Oregano is quite popular when it comes sprinkled from a jar, but—as with most herbs—it’s so much more flavorful when fresh. It’s also good for you, with strong anti-bacterial properties and numerous phytonutrients. On a per gram weight basis, fresh oregano has 42 times more antioxidant activity than apples, 30 times more than potatoes, 12 times more than oranges and 4 times more than blueberries.
Want to grow oregano at home? Here’s how to get started:
Planting Oregano: Oregano can be grown from seed, stem cuttings or root division, but starting from seed isn’t recommended, because oregano seeds are notoriously fickle about getting started (also, some say plants started from seed don’t have as much flavor). Here’s an extensive guide to starting a plant from stem cuttings (which I am not going to tell you how to do, because every time I have tried, I have failed); basically, you put a portion of the already-growing plant in sand or potting mix and wait for it to take root. Your best might here might be buying an already-growing young oregano plant.
Earth, Wind and Water: Oregano plants do well in light, well-drained soil. Too much water and soggy soil can lead to root rot, so go easy on the watering (a good rule—as with basil and thyme—is to finger test the soil; if it’s still damp, wait on watering). To prevent rot and soggy soil, you also want to keep oregano plants in well-circulated, not-terribly-humid air.
Let There Be Light: Oregano loves heat and light. It grows best in full sun (6+ hours of direct sunlight per day), but will tolerate partial shade. If you live in a colder region, now is not a good time for growing oregano outdoors—but that doesn’t mean you can’t grow it inside. If the days get too short, or you don’t have a sunny enough window, supplement direct-sunlight time with a few hours under fluorescent lighting.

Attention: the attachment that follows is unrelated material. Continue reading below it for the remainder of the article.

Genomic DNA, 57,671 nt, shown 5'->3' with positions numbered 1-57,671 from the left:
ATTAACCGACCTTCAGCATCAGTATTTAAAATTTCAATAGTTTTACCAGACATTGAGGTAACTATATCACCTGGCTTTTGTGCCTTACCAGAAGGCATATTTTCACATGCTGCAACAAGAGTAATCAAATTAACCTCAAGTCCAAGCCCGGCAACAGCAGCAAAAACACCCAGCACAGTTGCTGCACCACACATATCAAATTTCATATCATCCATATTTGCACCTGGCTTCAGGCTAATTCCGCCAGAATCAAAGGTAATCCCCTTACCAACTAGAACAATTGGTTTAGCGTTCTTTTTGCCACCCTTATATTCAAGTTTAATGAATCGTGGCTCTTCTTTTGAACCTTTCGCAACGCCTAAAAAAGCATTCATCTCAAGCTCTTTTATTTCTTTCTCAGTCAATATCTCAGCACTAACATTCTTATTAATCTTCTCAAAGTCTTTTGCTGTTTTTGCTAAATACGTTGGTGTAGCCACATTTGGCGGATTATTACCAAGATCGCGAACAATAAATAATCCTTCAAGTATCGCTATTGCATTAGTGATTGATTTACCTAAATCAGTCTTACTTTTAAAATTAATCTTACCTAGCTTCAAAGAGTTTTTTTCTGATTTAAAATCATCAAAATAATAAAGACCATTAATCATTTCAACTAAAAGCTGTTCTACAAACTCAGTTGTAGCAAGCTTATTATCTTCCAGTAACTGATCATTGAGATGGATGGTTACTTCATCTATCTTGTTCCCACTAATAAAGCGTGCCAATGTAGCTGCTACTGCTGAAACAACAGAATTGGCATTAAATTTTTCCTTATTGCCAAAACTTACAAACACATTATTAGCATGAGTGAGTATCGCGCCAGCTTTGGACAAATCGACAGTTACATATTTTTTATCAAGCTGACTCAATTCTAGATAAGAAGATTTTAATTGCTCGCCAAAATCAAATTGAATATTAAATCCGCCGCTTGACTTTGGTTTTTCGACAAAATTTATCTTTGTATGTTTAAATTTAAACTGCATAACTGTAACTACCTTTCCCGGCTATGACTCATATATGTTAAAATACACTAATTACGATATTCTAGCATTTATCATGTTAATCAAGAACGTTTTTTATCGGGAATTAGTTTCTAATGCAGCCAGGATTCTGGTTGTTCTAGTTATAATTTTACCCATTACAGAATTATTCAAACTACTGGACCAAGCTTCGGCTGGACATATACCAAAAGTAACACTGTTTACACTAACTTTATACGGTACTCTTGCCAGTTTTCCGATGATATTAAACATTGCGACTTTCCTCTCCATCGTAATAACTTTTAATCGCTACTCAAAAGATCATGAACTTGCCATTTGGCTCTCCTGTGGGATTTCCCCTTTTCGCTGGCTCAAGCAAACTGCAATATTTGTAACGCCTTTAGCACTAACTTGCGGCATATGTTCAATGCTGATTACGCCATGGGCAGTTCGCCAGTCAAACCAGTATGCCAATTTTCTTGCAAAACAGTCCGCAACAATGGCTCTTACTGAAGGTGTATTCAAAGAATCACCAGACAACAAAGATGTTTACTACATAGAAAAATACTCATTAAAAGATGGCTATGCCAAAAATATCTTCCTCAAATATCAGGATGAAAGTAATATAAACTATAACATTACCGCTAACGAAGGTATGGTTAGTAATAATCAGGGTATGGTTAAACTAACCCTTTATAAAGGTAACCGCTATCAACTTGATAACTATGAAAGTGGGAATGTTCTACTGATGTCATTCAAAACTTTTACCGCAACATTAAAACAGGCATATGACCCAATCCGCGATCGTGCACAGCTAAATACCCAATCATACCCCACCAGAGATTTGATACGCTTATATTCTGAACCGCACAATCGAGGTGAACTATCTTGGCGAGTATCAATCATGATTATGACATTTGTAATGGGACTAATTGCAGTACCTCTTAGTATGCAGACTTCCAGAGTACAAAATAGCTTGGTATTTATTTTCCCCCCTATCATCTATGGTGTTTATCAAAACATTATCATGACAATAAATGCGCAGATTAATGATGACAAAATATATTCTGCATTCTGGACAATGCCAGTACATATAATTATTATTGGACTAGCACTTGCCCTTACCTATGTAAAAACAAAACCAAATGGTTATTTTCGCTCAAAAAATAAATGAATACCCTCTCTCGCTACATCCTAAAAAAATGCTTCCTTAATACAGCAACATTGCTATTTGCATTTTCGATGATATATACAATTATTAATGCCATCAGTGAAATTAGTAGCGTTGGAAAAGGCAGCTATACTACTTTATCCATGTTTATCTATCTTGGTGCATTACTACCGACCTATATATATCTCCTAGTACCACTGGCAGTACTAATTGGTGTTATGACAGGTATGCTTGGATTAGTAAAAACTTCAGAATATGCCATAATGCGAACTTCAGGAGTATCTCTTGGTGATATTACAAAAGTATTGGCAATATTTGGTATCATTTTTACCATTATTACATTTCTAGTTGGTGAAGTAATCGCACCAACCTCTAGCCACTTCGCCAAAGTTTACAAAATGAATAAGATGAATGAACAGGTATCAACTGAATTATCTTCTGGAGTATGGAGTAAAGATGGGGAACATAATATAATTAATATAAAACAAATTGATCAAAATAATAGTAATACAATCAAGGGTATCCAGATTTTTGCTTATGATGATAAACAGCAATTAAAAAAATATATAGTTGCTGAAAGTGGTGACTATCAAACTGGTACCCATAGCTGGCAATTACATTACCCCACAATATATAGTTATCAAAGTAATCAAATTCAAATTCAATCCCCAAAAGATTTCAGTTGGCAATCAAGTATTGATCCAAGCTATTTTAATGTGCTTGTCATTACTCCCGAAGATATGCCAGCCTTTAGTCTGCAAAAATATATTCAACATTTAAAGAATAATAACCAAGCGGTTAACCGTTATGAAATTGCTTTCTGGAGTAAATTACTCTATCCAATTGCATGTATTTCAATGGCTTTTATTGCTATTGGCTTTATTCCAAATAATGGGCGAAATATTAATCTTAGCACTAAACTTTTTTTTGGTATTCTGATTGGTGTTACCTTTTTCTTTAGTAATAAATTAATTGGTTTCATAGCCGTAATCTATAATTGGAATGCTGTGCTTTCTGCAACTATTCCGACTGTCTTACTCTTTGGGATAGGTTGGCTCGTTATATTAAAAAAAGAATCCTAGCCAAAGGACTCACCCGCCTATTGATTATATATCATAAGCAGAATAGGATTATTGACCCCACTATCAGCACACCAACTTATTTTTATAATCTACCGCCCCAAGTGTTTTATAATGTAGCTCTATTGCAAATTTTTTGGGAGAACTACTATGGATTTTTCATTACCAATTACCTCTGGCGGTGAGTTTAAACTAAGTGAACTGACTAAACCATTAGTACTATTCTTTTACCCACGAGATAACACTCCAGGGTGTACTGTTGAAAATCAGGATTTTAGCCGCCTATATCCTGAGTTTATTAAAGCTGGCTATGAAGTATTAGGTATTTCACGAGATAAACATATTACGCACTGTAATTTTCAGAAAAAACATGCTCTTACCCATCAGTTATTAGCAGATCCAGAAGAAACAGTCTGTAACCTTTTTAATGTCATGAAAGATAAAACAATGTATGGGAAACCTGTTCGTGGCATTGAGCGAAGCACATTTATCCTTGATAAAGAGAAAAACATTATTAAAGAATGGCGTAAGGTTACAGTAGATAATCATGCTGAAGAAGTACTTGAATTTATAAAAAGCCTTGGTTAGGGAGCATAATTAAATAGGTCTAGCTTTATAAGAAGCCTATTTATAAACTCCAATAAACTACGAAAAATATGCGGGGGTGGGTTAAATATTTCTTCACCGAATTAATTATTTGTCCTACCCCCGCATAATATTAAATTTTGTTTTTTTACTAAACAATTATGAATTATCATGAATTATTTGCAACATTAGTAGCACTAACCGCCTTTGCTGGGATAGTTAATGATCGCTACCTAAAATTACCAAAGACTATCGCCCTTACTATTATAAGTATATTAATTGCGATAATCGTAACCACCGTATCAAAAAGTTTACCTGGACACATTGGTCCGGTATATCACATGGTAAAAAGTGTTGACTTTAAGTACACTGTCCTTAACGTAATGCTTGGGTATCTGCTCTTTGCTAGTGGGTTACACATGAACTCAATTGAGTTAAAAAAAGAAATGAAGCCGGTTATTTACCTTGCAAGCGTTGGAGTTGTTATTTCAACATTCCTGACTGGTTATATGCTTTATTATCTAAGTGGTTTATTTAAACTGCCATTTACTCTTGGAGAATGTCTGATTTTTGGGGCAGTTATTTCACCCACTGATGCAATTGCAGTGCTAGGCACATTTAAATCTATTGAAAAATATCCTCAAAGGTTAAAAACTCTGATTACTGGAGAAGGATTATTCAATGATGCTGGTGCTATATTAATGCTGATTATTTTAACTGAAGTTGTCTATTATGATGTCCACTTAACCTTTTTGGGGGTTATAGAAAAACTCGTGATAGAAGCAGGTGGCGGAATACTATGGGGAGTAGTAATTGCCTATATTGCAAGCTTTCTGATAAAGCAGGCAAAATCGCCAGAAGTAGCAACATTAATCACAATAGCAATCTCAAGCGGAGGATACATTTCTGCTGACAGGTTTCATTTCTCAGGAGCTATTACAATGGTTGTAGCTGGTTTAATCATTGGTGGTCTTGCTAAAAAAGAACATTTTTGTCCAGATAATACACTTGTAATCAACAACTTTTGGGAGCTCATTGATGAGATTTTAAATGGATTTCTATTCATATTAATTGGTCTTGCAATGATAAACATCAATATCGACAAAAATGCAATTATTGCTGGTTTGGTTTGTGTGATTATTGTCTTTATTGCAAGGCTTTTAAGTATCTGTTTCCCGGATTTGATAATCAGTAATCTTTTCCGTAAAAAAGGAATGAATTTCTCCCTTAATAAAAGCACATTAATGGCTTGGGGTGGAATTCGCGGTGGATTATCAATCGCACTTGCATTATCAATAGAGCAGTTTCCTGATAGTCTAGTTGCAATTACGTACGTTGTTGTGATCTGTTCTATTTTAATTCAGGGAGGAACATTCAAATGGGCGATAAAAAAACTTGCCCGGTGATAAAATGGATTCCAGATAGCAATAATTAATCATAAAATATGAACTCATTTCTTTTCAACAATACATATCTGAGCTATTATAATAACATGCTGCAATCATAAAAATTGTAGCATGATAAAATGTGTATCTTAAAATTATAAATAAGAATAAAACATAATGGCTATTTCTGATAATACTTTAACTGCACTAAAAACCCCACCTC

• To harvest oregano, snip leaves as needed. Leaves harvested before flower buds form are said to have a better flavor.
• Store fresh oregano in the refrigerator, wrapped in a damp paper towel; frozen oregano (either whole or chopped) in an airtight container or plastic bag; and dried oregano in a sealed, glass container somewhere dark and dry.
• Oregano’s name means ‘joy of the mountain’ in Greek.
• In some parts of Europe, oregano is known as ‘wild marjoram,’ because it’s closely related to the herb known as sweet marjoram.
• Oregano was not well known in the United States until the early 20th century, when GIs returning from Italy brought a taste for the heb with them.
• “The best oregano to use for food dishes is Greek oregano,” said Jennifer Fishburn, a horticulture educator at the University of Illinois extension school. “Greek oregano, Origanum vulgare var. hirtum, gives the truest biting, pungent flavor. While the flavor can vary from plant to plant, this is usually a dependable variety for culinary uses.”
Photo: Tonic Food Club